Sunday, April 27, 2014
Inspired by real life events, Harvey Fierstein’s first non-musical play in almost 30 years, inspired by the book “Casa Susanna” by Michel Hurst and Robert Swope, concerns a resort in the Catskills, circa 1962, where straight men, usually married, could indulge their proclivities for dressing in women’s clothes.
The premise is intriguing, and Fierstein’s play demonstrates his great skill as a playwright, but despite his efforts to build a dramatic arc to the story – showing us the trepidation of a novice to the group helps the audience enter this unique world, and an impending legal threat over some intercepted pornography adds tension, as does a later revelation of a vulnerability in the tight-knit group – there are too many talky and static patches. These include some interesting arguments about cross-dressing and homosexuality, but they rather undercut the drama.
Still, there is much to admire here, as the acting is marvelous across the board. Patrick Page is the manager of the resort, assisted by Mare Winningham his understanding wife. Gabriel Ebert (Tony winner for “Matilda”) is the trembling newbie who blossoms under the makeover ministrations of the ladies (an entertaining scene).
Reed Birney, looking something like mid-period Bette Davis, is especially terrific as hard-as-nails activist Charlotte who is determined to legalize a sorority she envisions for men of the cross-dressing bent and, in so doing, to distance them from the homosexual community. And there’s stout Tom McGowan as clowning Bessie; Nick Westrate as chic Gloria; and John Cullum and Larry Pine poignant as the old-timers Terry and Amy. Lisa Emery adds a cold dose of some real-world reality in her late entering role.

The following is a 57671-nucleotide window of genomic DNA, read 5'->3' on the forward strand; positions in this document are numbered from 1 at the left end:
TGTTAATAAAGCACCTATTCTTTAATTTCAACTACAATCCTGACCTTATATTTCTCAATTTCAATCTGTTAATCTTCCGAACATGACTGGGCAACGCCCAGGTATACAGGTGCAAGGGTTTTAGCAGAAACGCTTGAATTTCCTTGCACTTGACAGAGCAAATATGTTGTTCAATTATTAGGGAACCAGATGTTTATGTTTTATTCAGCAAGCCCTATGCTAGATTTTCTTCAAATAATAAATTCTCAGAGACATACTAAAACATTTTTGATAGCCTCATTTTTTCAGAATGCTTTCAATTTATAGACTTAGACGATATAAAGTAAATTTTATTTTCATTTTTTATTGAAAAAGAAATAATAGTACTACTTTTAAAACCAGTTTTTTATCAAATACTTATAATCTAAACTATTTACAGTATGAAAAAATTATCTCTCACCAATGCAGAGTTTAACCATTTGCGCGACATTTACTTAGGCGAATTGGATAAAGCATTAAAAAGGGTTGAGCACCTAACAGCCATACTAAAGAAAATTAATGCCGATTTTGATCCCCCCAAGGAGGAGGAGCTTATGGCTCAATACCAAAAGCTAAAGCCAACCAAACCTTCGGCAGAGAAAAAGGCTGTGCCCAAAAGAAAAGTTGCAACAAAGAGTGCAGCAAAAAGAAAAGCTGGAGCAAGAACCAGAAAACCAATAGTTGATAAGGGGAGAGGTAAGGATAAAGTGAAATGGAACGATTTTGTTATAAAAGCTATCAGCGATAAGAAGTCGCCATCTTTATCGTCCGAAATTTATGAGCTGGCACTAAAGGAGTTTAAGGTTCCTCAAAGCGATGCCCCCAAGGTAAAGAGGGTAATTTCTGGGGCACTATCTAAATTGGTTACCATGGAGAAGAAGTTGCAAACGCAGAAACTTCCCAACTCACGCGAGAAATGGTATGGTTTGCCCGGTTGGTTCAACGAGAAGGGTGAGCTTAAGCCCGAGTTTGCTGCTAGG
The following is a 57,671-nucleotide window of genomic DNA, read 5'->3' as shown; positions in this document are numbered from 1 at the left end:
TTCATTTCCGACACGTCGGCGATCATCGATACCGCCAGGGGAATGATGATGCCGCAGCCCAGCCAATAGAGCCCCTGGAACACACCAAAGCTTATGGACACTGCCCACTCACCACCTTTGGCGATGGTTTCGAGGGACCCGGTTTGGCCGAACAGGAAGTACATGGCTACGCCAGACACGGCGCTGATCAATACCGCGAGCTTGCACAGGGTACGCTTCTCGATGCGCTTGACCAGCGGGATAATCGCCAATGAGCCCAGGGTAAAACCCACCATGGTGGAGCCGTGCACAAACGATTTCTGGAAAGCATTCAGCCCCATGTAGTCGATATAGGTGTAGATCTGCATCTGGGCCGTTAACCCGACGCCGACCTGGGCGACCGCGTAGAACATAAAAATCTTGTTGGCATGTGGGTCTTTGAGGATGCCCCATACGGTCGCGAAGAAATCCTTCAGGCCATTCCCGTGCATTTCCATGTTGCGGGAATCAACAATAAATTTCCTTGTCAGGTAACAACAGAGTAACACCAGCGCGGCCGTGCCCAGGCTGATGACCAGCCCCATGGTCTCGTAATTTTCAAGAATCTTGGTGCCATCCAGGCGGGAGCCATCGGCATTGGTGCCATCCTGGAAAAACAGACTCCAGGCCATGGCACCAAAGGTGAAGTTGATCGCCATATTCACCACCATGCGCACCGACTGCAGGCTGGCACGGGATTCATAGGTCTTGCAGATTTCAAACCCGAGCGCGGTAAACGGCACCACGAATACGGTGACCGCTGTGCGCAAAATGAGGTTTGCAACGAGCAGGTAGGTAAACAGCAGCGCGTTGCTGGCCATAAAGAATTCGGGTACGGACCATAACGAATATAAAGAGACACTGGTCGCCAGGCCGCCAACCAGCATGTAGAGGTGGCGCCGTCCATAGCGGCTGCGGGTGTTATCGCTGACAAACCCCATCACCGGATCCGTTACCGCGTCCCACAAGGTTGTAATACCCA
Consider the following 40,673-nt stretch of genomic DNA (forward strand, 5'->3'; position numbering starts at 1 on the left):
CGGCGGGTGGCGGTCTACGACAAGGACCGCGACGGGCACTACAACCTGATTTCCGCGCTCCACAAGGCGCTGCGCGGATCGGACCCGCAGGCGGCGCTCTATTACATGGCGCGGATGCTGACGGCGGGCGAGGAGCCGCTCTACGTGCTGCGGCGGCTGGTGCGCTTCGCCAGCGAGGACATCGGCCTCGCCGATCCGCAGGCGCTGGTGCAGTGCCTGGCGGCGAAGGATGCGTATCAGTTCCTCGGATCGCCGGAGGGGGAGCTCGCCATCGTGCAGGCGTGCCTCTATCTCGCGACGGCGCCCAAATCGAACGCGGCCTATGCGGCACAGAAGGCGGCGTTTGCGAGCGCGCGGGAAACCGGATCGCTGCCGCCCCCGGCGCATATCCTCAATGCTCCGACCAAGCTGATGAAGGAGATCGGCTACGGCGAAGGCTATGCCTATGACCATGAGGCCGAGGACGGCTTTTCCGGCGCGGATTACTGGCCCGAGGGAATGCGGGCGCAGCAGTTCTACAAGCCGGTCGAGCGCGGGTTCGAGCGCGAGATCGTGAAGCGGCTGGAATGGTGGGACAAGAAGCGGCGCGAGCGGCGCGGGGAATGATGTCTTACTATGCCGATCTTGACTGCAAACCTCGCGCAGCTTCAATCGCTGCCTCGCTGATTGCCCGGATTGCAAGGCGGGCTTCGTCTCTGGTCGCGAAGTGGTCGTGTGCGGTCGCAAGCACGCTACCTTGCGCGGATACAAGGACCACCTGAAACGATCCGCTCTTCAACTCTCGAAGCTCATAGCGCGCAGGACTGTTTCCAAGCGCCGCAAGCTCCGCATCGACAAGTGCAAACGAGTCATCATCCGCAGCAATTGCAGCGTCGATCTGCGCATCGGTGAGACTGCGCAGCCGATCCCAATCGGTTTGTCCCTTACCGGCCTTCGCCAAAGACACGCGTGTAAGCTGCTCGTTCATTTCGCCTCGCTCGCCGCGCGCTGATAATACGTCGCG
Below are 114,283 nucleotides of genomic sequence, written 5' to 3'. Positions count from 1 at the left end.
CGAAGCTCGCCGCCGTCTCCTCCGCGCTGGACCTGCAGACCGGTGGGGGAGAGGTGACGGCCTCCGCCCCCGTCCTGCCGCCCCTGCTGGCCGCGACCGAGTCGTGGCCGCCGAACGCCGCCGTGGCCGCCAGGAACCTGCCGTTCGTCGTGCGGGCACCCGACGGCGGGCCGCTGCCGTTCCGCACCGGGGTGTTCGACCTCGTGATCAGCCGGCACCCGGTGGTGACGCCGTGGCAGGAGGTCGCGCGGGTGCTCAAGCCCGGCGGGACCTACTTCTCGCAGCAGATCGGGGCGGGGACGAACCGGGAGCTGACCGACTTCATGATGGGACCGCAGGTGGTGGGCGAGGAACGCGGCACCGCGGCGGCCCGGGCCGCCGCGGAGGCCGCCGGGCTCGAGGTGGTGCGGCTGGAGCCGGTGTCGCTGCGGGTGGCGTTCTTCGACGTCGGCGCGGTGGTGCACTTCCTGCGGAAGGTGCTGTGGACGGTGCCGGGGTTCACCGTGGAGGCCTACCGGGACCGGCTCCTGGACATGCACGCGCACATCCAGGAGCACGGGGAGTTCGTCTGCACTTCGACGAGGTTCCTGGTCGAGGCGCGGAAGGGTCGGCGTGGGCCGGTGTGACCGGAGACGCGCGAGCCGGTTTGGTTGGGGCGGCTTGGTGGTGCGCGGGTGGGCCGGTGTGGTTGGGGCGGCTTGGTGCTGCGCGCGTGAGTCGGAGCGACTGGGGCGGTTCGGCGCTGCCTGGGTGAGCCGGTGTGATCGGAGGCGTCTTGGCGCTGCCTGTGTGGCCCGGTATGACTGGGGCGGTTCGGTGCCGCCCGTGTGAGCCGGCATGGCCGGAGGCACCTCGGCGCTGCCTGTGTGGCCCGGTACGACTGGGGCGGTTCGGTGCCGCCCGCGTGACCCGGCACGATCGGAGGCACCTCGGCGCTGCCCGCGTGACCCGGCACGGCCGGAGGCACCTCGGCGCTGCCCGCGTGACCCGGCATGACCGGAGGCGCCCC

The men dress up amusingly in Rita Ryack’s attractive, totally character-appropriate costumes. And Jason P. Hayes deserves a shout-out for his all-important his hair, wig and makeup design. Scott Pask’s set design reveals that the a bungalow colony has seen better days; ditto, Justin Townsend’s shadowed lighting
Flaws in the text notwithstanding, Joe Mantello directs expertly. With so many humorous, touching and dramatic moments, and all those fine performances, it’s a pity that the play doesn’t feel quite there, with a rather inconclusive and unsatisfying ending, too.
(MTC’s Samuel J. Friedman Theatre, 261 West 47th Street, 212-239-6200 or www.Telecharge.com)
LOONY raised its own bar by several notches with their latest production. For starters, although they’ve done Victor Herbert before, this time they chose a real rarity: the composer’s last operetta which was produced in 1922. Even closer to musical comedy, this is the show that produced the evergreen “A Kiss in the Dark.”
As with the recent exhumation of Herbert’s rare “Cyrano de Bergerac” by the Victor Herbert Renaissance Project, it was refreshing to be reminded that there’s so much more to Herbert than those warhorses “Naughty Marietta” and “The Red Mill.”